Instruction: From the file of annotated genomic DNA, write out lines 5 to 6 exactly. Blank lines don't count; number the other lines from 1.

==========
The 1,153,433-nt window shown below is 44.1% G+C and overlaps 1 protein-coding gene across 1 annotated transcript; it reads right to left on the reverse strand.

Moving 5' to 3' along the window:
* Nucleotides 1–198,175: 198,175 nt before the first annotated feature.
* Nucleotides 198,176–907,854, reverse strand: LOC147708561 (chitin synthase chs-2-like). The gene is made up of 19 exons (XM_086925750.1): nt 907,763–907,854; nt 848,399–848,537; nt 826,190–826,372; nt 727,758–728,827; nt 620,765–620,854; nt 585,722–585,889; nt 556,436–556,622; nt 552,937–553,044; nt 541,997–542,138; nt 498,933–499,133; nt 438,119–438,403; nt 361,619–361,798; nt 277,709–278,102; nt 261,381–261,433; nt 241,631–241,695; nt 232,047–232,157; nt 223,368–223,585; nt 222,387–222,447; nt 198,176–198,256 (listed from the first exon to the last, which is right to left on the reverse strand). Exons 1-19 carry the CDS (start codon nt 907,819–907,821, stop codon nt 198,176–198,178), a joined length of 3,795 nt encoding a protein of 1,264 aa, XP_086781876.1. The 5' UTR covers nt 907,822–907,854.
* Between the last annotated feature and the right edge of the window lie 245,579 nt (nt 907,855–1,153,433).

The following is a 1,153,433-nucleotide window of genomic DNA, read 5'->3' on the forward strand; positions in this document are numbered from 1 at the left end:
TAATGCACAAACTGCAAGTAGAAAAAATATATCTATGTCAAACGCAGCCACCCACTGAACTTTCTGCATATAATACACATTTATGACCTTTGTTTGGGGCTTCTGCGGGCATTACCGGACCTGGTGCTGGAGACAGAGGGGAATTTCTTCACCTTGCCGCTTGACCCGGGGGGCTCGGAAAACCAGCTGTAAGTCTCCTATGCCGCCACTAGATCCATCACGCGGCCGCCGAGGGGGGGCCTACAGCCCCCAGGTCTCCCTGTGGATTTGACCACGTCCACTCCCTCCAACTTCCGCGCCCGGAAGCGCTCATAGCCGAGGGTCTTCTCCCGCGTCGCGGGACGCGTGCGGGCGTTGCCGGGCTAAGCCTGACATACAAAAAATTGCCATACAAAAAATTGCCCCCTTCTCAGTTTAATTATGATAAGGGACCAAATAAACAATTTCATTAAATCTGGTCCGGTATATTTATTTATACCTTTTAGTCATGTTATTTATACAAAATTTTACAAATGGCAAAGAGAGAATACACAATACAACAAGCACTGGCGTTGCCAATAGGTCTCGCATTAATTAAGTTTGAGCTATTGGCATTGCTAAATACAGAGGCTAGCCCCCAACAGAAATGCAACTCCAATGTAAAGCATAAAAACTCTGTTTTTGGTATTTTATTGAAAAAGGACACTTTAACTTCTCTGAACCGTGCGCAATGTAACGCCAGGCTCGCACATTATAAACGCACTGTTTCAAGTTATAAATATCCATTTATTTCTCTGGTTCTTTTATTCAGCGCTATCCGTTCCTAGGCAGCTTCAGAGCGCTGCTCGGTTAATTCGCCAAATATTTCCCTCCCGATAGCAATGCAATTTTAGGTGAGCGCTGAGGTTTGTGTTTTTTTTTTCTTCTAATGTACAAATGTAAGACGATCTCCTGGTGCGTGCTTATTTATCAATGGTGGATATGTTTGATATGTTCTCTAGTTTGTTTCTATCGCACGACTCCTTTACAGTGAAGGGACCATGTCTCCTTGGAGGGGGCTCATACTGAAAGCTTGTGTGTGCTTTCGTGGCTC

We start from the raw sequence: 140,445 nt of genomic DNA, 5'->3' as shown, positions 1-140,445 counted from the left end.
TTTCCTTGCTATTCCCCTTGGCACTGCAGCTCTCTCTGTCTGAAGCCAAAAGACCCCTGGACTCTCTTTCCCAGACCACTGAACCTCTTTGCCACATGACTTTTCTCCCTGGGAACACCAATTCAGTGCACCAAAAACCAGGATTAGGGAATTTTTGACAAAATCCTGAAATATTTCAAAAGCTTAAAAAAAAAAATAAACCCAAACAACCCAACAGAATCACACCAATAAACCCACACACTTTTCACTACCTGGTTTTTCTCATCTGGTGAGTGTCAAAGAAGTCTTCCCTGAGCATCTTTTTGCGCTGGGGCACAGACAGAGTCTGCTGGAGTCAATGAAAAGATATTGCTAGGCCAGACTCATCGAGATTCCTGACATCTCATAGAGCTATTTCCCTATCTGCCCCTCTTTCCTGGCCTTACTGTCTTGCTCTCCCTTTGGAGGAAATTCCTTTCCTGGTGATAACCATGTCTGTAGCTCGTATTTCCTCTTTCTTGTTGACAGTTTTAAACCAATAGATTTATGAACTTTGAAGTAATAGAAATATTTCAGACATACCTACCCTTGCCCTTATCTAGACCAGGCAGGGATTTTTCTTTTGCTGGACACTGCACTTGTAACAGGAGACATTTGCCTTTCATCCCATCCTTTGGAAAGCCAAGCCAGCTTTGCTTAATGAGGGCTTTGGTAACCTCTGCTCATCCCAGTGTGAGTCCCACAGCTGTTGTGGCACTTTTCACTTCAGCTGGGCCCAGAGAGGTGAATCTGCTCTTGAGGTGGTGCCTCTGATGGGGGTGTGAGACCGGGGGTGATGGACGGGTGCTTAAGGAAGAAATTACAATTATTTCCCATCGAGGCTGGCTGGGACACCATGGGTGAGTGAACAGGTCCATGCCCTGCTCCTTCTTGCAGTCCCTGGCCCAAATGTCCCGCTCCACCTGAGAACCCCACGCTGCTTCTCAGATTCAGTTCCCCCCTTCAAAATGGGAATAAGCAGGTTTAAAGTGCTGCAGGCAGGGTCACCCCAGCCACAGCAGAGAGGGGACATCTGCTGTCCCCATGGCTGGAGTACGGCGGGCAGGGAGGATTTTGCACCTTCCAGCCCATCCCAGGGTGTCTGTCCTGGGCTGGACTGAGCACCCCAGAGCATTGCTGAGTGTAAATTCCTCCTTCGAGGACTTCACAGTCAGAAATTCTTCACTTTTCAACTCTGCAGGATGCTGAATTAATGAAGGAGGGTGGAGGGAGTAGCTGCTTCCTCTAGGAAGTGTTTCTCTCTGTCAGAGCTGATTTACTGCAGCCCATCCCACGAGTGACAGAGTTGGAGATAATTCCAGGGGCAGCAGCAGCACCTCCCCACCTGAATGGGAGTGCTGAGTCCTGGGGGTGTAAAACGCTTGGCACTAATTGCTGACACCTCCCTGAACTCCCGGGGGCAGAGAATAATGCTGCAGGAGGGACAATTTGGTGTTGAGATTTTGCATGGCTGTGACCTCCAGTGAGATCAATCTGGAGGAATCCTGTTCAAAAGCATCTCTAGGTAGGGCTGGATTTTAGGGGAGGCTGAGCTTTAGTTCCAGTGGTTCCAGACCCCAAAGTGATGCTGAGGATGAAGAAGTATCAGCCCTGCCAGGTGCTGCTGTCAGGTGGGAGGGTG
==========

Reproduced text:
* Between the last annotated feature and the right edge of the window lie 245,579 nt (nt 907,855–1,153,433).

The following is a 1,153,433-nucleotide window of genomic DNA, read 5'->3' on the forward strand; positions in this document are numbered from 1 at the left end: